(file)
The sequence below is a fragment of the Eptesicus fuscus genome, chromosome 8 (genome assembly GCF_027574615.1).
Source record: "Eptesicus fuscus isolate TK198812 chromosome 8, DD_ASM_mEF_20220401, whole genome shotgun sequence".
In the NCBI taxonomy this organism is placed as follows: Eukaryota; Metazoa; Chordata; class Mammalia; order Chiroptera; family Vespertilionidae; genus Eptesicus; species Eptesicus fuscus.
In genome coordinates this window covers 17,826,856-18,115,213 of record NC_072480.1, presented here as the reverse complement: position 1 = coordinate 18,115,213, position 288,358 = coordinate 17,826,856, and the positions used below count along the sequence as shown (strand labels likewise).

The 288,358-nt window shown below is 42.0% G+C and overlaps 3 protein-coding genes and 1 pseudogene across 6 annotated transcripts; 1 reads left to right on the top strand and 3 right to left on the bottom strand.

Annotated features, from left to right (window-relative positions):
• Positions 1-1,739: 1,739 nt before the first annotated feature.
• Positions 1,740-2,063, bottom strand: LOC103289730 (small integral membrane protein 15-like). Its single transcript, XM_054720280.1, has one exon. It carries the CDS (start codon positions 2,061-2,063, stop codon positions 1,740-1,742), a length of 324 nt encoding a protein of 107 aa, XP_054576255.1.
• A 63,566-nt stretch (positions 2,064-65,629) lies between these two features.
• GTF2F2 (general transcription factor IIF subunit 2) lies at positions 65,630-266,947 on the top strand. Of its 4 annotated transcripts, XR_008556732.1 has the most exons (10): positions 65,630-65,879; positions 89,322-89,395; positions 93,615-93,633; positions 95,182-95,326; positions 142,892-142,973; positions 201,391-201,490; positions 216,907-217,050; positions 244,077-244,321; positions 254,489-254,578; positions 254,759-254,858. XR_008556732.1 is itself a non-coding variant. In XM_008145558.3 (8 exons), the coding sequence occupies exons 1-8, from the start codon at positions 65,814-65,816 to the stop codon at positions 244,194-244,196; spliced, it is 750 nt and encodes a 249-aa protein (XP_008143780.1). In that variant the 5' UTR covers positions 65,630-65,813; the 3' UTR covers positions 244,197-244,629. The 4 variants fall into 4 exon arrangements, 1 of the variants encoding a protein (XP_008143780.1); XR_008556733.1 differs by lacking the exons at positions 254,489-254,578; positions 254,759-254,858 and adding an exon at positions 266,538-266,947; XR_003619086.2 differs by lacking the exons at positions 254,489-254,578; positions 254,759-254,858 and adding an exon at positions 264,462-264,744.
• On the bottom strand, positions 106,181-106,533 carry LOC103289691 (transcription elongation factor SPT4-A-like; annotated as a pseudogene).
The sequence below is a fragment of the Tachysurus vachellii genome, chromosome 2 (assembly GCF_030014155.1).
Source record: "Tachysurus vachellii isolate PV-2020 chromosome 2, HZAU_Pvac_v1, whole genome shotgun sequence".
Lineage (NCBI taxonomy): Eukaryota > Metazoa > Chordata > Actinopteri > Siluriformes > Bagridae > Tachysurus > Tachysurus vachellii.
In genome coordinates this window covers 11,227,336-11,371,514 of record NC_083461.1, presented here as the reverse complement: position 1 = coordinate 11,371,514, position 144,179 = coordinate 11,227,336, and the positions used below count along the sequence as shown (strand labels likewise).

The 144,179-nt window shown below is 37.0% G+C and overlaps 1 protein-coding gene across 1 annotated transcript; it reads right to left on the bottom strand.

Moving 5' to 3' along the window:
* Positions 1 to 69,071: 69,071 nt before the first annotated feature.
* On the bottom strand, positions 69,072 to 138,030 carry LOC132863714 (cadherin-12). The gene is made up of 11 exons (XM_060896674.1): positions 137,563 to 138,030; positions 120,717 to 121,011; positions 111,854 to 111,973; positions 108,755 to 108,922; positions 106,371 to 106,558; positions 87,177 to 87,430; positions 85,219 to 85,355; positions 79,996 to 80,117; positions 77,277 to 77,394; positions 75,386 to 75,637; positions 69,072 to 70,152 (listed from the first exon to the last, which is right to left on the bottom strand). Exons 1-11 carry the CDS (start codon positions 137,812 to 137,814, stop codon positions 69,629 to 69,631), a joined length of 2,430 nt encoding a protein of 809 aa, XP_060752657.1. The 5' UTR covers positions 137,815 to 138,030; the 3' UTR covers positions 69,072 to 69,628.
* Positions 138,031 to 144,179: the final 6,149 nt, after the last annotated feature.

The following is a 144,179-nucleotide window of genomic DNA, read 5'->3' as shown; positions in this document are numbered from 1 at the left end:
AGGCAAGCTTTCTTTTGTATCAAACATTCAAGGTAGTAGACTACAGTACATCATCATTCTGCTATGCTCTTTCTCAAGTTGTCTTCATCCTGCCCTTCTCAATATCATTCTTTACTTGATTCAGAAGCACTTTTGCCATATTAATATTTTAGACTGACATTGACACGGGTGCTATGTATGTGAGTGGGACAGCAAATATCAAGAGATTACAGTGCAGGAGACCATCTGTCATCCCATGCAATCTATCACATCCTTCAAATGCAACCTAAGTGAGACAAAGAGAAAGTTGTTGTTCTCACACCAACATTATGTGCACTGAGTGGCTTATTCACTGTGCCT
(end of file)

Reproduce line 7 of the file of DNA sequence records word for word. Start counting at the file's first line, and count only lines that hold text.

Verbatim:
• Positions 1-1,739: 1,739 nt before the first annotated feature.